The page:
She sniffed audibly, or it would have been audible if there had been anyone to hear. Rebecca was entirely alone. She told herself that she was surprised she wasn't more frightened by the sound of the gunshot. In truth she was terrified but her body acknowledged the fear without her mind's concurrence, the way she had developed a bad back after her divorce when she was absolutely sure she was getting along fine. Instead of pajamas she was wearing an old T-shirt that commemorated an exhibition of daguerreotypes at the New-York Historical Society and a pair of very old cotton panties. Her legs were like walking sticks beneath the wool blanket, stiff and tense. The quiet of the country was unnerving. She didn't find it peaceful in the least, more like the TV with the mute button pressed on the remote. Empty. Her cellphone would not work in the house. Neither would her computer. She had made a terrible mistake.
That was her conclusion even before the nominal gunshot, and then the noise overhead that followed.
It sounded like an elevated subway train making a turn while going too fast. Or like a drawerful of heavy silverware being emptied into a large metal bucket. Or like the pots-and-pans cabinet of a kitchen when the contents are stacked precariously and the door is opened unthinkingly. Benjamin had loved to sit on the floor and play with the lids. "Are we certain those were washed thoroughly?" her husband would say drily. Peter was English. He said everything drily. He never offered to wash the lids, and Rebecca never thought to suggest it. She was the daughter of her father, an avatar of peace at any price.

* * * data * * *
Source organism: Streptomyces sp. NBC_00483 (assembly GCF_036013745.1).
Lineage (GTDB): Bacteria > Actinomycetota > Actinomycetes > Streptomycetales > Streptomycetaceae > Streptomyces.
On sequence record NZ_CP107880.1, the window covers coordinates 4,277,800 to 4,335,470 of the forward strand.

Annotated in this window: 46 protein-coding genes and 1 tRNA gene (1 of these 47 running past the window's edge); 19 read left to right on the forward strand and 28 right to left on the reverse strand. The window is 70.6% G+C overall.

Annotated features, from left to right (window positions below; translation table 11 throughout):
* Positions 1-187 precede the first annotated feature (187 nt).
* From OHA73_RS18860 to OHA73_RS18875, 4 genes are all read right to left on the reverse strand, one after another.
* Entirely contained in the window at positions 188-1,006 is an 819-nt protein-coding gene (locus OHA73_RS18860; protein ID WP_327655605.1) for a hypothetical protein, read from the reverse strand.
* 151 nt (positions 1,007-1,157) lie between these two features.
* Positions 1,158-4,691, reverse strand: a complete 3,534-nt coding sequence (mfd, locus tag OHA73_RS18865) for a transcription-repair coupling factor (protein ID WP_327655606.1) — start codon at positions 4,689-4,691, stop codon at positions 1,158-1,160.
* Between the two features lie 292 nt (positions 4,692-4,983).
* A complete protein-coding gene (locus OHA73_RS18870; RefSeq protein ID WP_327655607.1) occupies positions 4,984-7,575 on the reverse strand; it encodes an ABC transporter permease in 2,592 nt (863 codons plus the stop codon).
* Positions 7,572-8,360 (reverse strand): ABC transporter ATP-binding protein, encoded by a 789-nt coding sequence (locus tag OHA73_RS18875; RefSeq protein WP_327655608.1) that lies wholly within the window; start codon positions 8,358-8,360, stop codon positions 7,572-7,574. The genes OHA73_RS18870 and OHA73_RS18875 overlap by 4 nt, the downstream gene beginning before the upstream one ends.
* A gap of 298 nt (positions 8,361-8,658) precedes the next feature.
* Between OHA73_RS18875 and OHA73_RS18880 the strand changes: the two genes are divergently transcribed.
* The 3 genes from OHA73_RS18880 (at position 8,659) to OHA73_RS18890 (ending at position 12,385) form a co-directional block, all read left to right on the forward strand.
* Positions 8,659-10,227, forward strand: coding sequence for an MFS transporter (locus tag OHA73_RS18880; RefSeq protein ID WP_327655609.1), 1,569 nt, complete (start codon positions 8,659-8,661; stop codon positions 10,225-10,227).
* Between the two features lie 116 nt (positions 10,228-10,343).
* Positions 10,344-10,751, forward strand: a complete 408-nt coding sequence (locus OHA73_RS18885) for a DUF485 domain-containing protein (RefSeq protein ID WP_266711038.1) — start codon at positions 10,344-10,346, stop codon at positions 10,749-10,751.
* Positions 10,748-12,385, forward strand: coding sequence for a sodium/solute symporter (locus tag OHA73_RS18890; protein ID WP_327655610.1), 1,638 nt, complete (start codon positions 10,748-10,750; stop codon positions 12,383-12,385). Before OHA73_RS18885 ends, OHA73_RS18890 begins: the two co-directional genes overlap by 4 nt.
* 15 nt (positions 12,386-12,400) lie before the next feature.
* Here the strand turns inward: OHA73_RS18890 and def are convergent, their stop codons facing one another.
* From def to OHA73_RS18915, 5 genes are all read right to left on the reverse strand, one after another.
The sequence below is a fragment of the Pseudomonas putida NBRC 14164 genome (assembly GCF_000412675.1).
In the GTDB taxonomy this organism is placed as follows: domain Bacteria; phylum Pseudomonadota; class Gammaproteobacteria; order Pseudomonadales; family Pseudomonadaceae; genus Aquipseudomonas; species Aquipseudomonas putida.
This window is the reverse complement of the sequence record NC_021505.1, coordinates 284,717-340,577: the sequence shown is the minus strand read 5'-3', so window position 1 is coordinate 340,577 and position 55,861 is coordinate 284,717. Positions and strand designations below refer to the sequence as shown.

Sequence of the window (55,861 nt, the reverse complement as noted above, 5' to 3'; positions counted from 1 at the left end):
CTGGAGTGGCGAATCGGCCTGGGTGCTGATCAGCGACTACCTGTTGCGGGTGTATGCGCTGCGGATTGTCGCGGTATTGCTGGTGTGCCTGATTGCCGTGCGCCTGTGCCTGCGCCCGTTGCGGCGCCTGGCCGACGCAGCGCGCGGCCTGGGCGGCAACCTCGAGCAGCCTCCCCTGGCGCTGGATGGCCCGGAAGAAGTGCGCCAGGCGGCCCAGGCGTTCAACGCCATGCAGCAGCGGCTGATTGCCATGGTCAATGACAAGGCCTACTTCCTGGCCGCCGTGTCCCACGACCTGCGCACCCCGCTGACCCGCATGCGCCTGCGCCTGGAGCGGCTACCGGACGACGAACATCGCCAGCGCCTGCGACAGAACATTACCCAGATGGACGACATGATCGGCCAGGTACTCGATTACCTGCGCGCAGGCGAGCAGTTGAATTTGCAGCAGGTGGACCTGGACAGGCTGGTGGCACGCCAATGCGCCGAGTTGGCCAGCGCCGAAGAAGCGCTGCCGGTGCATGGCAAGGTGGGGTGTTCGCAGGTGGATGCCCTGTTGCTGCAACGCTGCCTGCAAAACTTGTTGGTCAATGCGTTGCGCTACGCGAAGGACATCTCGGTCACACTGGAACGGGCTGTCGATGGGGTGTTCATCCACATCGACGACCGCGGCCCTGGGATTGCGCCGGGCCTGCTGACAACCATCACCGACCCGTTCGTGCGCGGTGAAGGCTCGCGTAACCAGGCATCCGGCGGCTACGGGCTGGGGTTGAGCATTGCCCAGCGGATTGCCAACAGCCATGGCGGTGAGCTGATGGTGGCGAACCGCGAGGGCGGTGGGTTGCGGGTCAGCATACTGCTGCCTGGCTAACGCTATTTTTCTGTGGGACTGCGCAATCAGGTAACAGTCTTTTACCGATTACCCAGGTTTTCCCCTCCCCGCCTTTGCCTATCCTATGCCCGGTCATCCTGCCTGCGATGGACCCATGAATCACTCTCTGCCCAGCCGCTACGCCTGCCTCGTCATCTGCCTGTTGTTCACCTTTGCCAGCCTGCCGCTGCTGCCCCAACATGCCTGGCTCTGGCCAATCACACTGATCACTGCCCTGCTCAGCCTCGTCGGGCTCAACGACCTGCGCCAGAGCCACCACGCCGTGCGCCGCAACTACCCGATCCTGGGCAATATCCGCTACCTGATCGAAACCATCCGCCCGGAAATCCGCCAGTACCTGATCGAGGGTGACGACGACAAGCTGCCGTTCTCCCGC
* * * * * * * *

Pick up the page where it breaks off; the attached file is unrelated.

The train or the silver or the pots or whatever it was overhead crashed again, and again. The smell grew stronger. Rebecca sat up further, with some difficulty, and looked toward the ceiling. She felt as though it might come down around her, blanketing her with plaster and lath, a snowstorm of ceiling. She could see herself in her mind's eye, the flimsy blue blanket covered with chunks of white and wood. "Fully furnished" the ad for the cottage had said. Ha. Two bedrooms, one blanket, and not a good one, either.
She of all people, to be seduced by a series of photographs, snapshots really, none of the kitchen and bath, two of the view. That should have been the tip-off, that vista of trees with what looked like a stream snaking through them in the distance. You couldn't sleep in the view, or take a hot shower in it, or make coffee. Nor could you do any of those in this godforsaken house. Fully furnished. Four forks.